As the city evolved into a railroad hub, goods were even more efficiently moved in and out of the city. Large warehouses grew to accommodate Baltimore's growing manufacturing interests such as foundries and glassmaking operations. Baltimore emerged as a leader in textile products, too, making cloth for sails and haberdashery and umbrellas, and was home to Stieff Silver, one of the leading silversmiths in the country.
But it was steel that put the city on the map. For nearly a century, steelmaking was the largest manufacturing concern in Maryland.
At the turn of the 19th century, the Pennsylvania Steel Company had become so prosperous, it was quickly running out of raw materials to make its steel. The company's mining engineer, Frederick Wood, found in Cuba the ore stores so essential to steelmaking. To process the ore into steel, a plant was built in Baltimore, an optimal location because of its deep-water port, easy access to raw materials, and connective railroads to the rest of the U.S. Under the direction of Wood and his brother Rufus, the company developed one of the grandest fully integrated steelmaking plants ever seen. And they chose to put it on a piece of nearly deserted marshland in Baltimore called Sparrows Point.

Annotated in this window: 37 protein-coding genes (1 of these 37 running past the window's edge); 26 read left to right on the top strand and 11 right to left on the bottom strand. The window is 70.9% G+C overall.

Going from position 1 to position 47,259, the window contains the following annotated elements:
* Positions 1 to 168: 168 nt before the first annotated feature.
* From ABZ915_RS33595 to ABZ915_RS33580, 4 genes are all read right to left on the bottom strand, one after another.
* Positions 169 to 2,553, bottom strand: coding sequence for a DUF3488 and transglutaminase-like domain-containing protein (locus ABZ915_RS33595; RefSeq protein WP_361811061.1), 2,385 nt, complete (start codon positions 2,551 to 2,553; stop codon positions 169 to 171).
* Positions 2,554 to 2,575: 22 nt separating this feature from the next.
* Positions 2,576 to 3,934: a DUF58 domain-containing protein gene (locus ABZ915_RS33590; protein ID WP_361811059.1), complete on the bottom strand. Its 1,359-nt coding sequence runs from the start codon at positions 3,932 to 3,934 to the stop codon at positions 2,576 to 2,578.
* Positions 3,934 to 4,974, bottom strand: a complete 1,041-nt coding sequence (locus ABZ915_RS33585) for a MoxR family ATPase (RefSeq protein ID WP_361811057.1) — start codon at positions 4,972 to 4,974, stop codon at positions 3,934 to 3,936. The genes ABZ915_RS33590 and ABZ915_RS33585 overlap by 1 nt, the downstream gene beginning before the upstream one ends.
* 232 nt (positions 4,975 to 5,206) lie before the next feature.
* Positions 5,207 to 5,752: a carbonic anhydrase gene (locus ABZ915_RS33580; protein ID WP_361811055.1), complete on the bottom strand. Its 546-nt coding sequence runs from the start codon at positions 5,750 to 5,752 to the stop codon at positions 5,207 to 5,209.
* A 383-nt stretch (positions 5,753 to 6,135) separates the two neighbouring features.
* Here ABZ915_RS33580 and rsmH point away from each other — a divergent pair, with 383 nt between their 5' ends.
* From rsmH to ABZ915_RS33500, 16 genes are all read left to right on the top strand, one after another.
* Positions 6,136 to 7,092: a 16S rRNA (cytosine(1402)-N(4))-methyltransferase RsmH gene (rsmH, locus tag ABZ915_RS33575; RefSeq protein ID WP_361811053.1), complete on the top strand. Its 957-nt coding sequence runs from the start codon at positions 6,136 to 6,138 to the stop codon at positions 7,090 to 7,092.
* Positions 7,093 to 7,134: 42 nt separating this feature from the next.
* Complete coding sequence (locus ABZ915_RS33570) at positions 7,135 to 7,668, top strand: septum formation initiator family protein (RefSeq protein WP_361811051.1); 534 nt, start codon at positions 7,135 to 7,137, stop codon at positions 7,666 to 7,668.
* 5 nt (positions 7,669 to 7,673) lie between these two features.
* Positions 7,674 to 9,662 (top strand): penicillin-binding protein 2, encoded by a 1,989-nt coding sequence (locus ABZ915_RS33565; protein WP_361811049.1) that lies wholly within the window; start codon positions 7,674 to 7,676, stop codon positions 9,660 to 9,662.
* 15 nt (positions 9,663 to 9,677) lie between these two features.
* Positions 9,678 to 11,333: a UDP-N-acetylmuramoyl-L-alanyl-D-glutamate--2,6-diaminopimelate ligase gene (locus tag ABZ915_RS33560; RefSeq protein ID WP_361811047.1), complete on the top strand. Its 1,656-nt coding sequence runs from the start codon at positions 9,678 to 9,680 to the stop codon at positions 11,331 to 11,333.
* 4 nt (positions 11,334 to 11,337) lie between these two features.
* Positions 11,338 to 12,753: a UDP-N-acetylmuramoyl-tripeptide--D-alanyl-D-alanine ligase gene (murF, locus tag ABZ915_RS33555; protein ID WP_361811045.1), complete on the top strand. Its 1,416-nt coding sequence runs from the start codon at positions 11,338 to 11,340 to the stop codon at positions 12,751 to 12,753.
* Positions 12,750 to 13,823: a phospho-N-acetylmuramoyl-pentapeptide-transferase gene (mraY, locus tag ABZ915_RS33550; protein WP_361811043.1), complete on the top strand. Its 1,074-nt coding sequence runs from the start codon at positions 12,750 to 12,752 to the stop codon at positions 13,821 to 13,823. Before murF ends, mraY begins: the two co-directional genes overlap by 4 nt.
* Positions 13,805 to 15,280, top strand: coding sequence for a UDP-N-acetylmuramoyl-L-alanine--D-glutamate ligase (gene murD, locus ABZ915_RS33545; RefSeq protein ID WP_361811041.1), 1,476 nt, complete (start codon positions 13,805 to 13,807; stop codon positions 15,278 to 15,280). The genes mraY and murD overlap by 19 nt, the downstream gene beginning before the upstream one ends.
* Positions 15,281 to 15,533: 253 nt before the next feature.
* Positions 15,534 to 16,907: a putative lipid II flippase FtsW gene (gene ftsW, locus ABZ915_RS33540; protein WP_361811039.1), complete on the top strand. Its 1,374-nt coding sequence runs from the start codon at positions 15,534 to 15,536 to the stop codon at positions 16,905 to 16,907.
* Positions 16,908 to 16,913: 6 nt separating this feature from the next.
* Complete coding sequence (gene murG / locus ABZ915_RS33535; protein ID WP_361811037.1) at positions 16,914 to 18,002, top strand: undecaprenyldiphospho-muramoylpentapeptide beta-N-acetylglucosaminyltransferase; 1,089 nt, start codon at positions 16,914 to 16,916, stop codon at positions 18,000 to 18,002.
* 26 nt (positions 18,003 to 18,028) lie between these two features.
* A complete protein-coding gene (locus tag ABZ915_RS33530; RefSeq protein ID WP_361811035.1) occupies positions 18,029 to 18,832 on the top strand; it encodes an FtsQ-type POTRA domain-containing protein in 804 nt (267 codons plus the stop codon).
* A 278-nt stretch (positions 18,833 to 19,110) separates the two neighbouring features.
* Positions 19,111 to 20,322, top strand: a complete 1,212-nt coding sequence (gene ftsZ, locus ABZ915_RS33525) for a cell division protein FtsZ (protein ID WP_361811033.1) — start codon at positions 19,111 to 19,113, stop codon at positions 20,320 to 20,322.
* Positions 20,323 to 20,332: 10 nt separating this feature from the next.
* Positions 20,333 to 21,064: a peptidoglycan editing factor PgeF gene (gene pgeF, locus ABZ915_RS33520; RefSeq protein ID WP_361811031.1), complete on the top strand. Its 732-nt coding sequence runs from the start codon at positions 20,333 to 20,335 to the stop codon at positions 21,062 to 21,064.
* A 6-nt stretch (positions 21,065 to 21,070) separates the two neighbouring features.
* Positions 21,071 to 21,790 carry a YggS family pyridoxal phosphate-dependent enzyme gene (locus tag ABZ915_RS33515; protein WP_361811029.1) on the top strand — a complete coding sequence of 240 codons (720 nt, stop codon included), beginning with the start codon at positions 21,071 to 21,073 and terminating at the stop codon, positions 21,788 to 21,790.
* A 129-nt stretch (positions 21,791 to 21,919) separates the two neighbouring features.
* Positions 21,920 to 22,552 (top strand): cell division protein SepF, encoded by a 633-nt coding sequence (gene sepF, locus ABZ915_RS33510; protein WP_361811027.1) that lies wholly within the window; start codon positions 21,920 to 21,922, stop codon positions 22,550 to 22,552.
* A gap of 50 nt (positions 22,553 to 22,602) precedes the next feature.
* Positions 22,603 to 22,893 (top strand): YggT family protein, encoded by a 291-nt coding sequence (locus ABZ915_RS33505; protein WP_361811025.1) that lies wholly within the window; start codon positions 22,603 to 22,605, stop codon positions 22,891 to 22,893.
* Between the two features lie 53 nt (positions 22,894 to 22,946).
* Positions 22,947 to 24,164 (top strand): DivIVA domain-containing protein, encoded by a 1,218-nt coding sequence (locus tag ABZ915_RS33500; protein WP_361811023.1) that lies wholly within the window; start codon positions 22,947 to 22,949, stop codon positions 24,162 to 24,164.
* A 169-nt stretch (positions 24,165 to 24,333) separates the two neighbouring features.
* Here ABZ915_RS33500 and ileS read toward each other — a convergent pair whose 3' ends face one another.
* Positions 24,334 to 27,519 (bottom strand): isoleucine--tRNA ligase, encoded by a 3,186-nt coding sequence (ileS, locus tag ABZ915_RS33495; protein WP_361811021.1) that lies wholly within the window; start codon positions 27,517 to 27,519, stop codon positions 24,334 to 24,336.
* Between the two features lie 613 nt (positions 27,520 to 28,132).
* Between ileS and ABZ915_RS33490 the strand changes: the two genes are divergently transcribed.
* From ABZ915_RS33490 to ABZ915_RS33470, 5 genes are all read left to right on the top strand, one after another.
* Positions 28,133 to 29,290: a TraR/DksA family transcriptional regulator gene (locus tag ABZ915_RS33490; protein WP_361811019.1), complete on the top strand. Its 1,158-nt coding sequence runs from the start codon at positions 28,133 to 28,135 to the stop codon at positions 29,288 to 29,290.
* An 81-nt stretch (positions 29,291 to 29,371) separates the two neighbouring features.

Mark Reutter, former Baltimore Sun reporter and author of Making Steel: Sparrows Point and the Rise and Ruin of American Industrial Might, describes how the construction of Sparrows Point was more than the building of a steel plant—it was about making a way of life.
"Pennsylvania Steel wanted to build a state-of-the-art mill that would control the men, build a company town," he explains. "They wanted to build a new type of worker that would be completely loyal to this company." The company controlled everything at Sparrows Point—they managed liquor restrictions and had a private police force. The company built the schools and the principal lived in a company house. Workers lived in neat homes segregated by rank and race. "They had what a U.S. Labor Bureau report later said was the most compre-hensive company town in the East," notes Reutter.